The workload of The White Helmets has increased due to ongoing attacks. Regime forces and Russia have continued their attacks in northwestern Syria, using a range of weapons, including internationally prohibited cluster weapons. Over the past year, our teams have responded to five such attacks, resulting in extensive wide-spread contamination in the western countryside of Idlib, an agricultural area with several camps. The use of cluster bombs increases the risk of unexploded ordnance, which poses a threat to lives. As a result, our teams have intensified their efforts to secure the area and protect people.

In addition, after the devastating earthquake, our teams participated in surveying and securing the areas where shelter camps were set up. Many of these camps were located in remote agricultural and mountainous areas, and our teams discovered several unexploded ordnance from shelling remnants in those areas. This has added to our workload, but we remain committed to ensuring the safety of civilians in these areas.

White Helmets Women Volunteers Join Non-Technical Survey Teams in UXO

For the first time, female volunteers of the White Helmets in northwestern Syria joined non-technical survey teams in the middle of last year. After receiving training and skills, they started a new mission to preserve communities and save lives, proving that Syrian women are on the front lines in peace and in war.

The White Helmets Join International Campaign to Ban Landmines - Cluster Munition Coalition

In 2022, The White Helmets officially joined the International Campaign to Ban Landmines - Cluster Munition Coalition (ICBL-CMC) as part of its efforts to clear remnants of war in Syria and shed light on their deadly impact on civilians. The move highlights the urgent need to combat these remnants and protect Syrians from their heavy, long-term legacy.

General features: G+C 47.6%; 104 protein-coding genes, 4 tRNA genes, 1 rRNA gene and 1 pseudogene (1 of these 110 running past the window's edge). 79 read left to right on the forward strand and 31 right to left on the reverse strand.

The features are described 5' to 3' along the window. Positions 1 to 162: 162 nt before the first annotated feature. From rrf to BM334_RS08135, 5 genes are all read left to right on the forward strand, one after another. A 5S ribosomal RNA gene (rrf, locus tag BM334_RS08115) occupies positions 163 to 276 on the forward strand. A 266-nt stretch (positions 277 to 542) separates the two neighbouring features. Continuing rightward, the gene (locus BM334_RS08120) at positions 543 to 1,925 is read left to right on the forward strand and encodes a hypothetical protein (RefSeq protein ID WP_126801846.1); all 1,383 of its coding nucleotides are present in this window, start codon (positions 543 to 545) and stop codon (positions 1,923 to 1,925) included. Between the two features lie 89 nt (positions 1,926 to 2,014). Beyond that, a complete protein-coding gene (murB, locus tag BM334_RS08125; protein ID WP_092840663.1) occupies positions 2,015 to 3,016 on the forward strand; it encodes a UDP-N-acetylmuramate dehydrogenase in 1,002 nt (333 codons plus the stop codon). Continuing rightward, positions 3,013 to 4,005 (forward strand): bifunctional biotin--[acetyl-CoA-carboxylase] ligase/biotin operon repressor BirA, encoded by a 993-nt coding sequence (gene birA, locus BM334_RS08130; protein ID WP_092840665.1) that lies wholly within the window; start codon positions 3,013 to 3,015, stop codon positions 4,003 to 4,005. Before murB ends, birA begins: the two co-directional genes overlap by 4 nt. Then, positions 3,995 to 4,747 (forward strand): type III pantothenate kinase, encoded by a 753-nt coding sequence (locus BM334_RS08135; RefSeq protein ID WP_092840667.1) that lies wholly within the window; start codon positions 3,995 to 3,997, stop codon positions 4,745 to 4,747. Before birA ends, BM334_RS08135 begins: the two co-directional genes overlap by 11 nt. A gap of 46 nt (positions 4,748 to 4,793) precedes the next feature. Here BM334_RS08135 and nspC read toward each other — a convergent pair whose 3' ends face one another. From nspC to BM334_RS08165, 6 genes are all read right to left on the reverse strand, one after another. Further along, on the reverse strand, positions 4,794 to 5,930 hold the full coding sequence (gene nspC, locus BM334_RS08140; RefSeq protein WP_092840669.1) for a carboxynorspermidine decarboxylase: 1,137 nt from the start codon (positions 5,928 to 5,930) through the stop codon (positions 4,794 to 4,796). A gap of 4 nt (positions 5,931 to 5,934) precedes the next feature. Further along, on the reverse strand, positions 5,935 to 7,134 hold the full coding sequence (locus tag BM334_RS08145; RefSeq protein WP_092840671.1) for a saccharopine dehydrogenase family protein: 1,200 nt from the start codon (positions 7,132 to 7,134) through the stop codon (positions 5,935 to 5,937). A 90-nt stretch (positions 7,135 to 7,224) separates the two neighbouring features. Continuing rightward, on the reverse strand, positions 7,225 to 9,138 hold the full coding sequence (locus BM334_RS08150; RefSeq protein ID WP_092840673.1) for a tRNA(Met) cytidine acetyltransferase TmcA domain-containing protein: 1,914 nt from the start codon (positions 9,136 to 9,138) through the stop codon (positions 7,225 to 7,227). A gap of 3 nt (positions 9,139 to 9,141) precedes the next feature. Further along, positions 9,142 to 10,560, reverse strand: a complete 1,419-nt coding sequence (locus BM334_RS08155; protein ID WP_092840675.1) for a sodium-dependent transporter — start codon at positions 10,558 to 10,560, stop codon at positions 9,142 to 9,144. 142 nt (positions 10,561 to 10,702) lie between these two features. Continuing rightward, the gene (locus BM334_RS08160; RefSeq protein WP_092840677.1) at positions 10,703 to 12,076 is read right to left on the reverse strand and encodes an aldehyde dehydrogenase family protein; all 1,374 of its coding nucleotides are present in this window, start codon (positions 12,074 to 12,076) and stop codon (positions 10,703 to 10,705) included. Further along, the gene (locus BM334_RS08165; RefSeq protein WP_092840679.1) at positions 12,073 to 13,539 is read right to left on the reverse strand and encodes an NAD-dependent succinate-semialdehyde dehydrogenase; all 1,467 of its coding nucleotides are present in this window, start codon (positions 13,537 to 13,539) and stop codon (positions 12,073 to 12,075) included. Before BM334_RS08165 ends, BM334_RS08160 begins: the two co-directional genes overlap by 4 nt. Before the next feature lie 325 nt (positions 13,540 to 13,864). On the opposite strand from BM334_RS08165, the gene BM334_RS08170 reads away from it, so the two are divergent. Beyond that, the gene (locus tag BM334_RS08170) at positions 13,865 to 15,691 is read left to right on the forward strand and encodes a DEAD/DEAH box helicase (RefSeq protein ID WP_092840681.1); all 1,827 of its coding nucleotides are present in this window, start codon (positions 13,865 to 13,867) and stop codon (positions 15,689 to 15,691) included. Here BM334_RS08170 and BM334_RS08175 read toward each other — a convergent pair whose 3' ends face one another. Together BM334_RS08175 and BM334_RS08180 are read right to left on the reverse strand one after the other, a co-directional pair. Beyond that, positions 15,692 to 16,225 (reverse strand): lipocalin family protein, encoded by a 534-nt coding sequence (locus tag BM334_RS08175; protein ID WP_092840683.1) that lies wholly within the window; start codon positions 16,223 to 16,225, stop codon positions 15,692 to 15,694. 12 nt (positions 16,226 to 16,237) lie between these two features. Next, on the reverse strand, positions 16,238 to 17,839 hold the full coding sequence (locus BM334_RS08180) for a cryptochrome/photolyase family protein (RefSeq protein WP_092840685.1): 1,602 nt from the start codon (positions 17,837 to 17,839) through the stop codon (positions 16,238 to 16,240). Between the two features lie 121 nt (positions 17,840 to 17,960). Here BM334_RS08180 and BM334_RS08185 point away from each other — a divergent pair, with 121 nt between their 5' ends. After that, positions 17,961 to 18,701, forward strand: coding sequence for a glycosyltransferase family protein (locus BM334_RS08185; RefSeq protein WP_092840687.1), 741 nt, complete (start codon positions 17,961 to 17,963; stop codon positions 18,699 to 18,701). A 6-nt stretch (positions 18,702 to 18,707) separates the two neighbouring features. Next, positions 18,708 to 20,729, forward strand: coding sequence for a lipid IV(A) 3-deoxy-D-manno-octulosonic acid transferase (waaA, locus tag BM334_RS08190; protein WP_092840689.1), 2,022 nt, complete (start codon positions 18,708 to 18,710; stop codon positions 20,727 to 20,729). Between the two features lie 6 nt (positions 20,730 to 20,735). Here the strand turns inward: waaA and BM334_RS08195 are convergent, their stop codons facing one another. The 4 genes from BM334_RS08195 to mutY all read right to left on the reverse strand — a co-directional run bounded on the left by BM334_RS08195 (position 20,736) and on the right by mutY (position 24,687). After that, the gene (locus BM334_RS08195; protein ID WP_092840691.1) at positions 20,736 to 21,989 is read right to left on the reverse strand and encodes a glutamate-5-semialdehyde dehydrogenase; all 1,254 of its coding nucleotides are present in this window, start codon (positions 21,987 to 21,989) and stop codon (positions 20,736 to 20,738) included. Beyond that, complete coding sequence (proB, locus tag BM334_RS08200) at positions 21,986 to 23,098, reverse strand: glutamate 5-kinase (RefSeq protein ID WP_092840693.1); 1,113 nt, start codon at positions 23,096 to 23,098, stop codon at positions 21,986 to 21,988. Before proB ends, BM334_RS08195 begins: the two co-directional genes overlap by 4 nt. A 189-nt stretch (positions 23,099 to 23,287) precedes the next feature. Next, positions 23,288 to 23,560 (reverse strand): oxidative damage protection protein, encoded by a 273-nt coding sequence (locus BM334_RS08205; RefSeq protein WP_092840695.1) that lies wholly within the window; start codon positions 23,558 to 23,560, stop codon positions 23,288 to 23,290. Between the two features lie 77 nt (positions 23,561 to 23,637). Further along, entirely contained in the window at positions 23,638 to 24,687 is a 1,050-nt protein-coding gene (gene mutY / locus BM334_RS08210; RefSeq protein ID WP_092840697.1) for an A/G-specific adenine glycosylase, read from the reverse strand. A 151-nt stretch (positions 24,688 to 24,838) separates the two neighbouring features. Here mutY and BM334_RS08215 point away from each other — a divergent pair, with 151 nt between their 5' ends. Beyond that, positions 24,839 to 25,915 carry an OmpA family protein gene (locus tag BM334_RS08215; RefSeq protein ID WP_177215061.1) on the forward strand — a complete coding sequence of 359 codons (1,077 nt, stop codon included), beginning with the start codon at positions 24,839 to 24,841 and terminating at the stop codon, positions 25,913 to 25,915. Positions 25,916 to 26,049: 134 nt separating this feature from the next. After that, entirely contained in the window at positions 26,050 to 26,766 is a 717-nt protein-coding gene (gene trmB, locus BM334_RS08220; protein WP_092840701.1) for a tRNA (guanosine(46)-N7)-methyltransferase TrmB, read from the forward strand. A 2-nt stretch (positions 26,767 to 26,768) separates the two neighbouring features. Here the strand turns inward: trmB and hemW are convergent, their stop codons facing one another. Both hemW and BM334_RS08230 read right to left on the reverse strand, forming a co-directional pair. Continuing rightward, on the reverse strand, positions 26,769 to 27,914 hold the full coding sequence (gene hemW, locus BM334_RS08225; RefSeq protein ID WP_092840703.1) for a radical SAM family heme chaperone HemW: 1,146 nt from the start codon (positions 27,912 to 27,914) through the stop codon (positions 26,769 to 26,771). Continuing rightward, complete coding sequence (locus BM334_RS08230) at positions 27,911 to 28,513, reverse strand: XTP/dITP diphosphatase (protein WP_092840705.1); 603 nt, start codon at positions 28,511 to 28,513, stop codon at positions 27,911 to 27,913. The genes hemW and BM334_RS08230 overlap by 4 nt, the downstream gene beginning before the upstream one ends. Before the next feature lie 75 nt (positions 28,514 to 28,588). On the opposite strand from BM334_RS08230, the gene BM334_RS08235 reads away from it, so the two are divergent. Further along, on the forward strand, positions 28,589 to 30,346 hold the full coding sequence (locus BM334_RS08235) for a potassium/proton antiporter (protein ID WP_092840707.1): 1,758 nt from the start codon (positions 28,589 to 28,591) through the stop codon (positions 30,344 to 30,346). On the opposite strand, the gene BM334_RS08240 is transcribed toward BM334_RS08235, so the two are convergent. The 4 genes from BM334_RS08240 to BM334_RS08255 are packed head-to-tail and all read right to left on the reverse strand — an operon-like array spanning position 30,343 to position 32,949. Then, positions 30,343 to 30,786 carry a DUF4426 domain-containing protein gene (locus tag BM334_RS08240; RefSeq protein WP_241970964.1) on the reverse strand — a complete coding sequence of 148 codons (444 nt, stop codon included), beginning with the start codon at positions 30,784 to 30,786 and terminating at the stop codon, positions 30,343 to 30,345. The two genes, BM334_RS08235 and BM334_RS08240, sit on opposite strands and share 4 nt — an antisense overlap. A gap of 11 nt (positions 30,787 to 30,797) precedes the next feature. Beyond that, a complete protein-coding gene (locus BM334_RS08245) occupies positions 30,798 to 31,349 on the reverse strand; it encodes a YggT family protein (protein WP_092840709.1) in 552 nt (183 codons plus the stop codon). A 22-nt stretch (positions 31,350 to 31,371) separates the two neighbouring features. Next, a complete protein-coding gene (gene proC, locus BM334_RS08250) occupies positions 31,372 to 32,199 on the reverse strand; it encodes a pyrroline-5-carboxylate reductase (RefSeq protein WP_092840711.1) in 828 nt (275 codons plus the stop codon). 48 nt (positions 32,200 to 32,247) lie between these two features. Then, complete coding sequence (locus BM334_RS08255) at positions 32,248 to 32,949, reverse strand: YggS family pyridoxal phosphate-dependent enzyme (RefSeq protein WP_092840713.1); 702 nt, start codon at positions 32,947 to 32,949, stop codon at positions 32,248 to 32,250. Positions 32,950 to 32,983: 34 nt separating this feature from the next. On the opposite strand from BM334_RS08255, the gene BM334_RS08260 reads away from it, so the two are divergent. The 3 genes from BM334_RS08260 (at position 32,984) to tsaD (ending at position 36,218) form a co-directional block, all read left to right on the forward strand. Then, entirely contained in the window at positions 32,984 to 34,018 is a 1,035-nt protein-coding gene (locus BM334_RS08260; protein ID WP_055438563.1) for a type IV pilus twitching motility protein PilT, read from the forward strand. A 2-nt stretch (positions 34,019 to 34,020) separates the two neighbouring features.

The International Campaign to Ban Landmines - Cluster Munition Coalition (ICBL-CMC) is a global network of national and international NGOs, including those with diverse expertise in human rights, development, refugee aid, medical care, and humanitarian relief, as well as individuals working in over 100 countries to promote adherence to treaties prohibiting and implementing landmines and cluster munitions.

The ICBL-CMC is dedicated to working towards a world free of landmines, cluster munitions, and other explosive remnants of war, where there are no new victims and the needs of affected communities and survivors are met while their human rights are protected.

The campaign's efforts are supported by the Landmine and Cluster Munition Monitor, which provides the most up-to-date and comprehensive information on cluster munitions and mines worldwide, as well as on the extent to which countries comply with the Mine Ban Treaty and the Convention on the Prohibition of the Use of Cluster Munitions. The Monitor also evaluates the international community's response to the problems caused by landmines, cluster munitions, and explosive war remnants through impartial and independent annual reports, in which it reviews the steps taken by countries that have ratified the Mine Ban Treaty and the Convention on Cluster Munitions, as well as those countries still using mines and cluster munitions. The reports also include statistics on the number of victims and their distribution throughout the world.

In past years, The White Helmets contributed to the Monitor's annual reports by providing data on Syria related to non-technical surveys and identifying areas contaminated with cluster munitions and their final disposal operations.

The White Helmets also participated in the tenth meeting of the states parties to the 2008 Convention on Cluster Munitions, held at the United Nations headquarters in Geneva from August 30 to September 2, 2022. During the conference, the 2022 Cluster Munition Monitor report was discussed.